Caption: James Claude (left), Chief Executive of Global Voice Group with Pierre Emmanuel Quirin, Chief Executive of Crans Montana.


 

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Following reverse listing, public can now acquire shareholding in Paratus Namibia

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20 February 2020, Windhoek, Namibia: Paratus Namibia Holdings (PNH) was founded as Nimbus Infrastructure Limited (“Nimbus”), Namibia’s first Capital Pool Company listed on the Namibian Stock Exchange (“NSX”).

Although targeting an initial capital raising of N$300 million, Nimbus nonetheless managed to secure funding to the value of N$98 million through its CPC listing. With a mandate to invest in ICT infrastructure in sub-Sahara Africa, it concluded management agreements with financial partner Cirrus and technology partner, Paratus Telecommunications (Pty) Ltd (“Paratus Namibia”).

Paratus Namibia Managing Director, Andrew Hall

Its first investment was placed in Paratus Namibia, a fully licensed communications operator in Namibia under regulation of the Communications Regulatory Authority of Namibia (CRAN). Nimbus has since been able to increase its capital asset base to close to N$500 million over the past two years.

In order to streamline further investment and to avoid duplicating potential ICT projects in the market between Nimbus and Paratus Namibia, it was decided to consolidate the operations.

Publishing various circulars to shareholders, Nimbus took up a 100% shareholding stake in Paratus Namibia in 2019 and proceeded to apply to have its name changed to Paratus Namibia Holdings with a consolidated board structure to ensure streamlined operations between the capital holdings and the operational arm of the business.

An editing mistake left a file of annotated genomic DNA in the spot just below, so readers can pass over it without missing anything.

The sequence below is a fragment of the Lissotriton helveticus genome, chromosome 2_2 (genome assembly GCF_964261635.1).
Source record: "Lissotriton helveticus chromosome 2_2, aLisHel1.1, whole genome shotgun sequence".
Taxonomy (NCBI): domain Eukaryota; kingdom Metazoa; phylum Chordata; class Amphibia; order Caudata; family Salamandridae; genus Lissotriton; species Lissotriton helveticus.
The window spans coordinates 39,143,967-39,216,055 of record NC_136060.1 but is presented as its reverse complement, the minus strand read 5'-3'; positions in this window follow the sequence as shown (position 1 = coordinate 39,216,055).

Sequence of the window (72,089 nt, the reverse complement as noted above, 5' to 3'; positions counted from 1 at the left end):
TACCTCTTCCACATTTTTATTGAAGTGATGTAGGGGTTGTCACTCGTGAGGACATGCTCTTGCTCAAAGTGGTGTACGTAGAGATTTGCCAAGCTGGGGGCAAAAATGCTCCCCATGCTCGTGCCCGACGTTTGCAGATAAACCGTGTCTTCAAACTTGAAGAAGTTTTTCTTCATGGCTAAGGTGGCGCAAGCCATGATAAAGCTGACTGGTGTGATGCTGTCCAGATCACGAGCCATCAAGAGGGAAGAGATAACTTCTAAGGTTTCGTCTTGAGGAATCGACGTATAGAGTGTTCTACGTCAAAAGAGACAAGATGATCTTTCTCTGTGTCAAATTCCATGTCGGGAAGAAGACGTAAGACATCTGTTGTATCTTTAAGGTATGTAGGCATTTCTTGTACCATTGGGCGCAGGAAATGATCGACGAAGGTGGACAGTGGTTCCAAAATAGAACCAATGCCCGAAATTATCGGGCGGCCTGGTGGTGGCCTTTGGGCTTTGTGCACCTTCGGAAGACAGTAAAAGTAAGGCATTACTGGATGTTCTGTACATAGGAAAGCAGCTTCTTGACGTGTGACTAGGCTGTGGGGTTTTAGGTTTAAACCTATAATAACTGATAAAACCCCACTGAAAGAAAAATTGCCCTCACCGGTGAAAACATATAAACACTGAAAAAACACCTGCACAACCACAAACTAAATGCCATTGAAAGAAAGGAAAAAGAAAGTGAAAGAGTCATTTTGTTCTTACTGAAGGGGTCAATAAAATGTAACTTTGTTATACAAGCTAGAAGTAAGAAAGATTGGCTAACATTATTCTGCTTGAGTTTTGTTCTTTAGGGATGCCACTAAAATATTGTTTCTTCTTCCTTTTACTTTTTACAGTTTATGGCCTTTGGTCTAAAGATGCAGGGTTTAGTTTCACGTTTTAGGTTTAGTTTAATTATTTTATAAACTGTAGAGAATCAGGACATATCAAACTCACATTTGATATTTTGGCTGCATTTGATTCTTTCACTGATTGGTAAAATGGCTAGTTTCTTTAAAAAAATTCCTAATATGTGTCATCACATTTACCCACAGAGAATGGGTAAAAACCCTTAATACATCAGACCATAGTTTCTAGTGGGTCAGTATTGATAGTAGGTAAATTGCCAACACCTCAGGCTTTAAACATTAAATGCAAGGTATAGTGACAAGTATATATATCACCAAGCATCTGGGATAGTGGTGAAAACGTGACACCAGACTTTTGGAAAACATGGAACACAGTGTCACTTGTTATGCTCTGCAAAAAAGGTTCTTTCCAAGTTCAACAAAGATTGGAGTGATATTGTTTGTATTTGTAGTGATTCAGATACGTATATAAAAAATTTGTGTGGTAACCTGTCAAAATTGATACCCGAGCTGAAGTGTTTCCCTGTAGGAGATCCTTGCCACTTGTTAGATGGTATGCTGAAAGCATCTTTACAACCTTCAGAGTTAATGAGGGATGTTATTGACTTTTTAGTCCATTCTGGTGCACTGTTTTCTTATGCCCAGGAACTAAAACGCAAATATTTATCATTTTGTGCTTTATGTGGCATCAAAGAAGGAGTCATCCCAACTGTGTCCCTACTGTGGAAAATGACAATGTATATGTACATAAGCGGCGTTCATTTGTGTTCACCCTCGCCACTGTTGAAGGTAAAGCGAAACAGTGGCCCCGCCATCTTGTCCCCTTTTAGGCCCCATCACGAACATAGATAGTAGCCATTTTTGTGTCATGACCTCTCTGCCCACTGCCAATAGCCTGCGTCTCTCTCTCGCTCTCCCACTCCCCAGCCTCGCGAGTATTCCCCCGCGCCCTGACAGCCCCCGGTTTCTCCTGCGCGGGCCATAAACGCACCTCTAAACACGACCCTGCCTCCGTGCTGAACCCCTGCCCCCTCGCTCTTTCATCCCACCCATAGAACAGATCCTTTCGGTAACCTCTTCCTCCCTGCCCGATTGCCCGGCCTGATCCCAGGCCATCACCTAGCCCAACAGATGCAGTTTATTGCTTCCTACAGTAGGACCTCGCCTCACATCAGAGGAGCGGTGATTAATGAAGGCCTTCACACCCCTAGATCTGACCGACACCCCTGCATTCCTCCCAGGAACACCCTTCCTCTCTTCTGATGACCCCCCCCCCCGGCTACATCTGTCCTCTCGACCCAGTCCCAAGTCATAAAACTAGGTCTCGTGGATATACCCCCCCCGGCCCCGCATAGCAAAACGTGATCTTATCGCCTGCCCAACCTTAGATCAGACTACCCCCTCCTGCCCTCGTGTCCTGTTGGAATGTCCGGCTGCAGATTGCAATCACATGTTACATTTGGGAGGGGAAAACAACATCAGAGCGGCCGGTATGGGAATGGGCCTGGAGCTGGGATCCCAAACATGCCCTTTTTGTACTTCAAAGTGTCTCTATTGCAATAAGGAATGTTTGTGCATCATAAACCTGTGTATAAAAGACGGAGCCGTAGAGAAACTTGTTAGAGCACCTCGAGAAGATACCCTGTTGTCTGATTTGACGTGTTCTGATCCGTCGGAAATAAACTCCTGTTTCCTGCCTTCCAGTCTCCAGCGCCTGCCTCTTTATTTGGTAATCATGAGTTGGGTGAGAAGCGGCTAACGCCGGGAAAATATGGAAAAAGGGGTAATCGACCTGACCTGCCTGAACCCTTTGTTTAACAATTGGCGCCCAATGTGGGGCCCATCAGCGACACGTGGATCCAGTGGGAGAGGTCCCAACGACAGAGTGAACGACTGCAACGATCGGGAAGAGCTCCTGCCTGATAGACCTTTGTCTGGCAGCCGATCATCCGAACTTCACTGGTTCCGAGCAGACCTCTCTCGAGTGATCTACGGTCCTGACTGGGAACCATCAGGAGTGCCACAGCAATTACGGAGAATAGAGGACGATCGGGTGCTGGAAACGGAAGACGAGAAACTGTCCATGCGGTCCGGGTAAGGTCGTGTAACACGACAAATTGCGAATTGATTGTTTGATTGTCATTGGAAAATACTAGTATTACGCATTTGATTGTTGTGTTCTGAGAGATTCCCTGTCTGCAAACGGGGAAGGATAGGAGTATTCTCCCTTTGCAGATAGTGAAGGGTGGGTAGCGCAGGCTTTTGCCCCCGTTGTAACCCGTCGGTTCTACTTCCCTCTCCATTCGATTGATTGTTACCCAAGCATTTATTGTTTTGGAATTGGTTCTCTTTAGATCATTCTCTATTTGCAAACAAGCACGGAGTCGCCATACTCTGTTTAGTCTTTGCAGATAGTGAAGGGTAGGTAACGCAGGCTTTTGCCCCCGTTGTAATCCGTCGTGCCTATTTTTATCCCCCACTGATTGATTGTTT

This transaction was approved by the Competitions Commission as well as CRAN, following all the relevant regulatory approvals as well as the necessary requirements in terms of corporate governance structures.

Paratus Namibia has evolved as a fully comprehensive communications operator in Namibia and operates as the head office of the Paratus Group in Africa. Paratus has established a pan-African footprint with operations in six African countries, being: Angola, Botswana, Mozambique, Namibia, South Africa and Zambia.

The group has achieved many successes over the years of which more recently includes the building of the Trans-Kalahari Fibre (TKF) project, which connects from the West Africa Cable System (WACS) eastward through Namibia to Botswana and onward to Johannesburg. The TKF also extends northward through Zambia to connect to Dar es Salaam in Tanzania, which made Paratus the first operator to connect the west and east coast of Africa under one Autonomous System Number (ASN).

This means that Paratus is now “exporting” internet capacity to landlocked countries such as Zambia, Botswana, the DRC with more countries to be targeted, and through its extensive African network, Paratus is well-positioned to expand the network even further into emerging ICT territories.

PNH as a fully-listed entity on the NSX, is therefore now the 100% shareholder of Paratus Namibia thereby becoming a public company. PNH is ready to invest in the future of the ICT environment in Namibia. The public is therefore invited and welcome to acquire shares in Paratus Namibia Holdings by speaking to a local stockbroker registered with the NSX. The future is bright, and the opportunities are endless.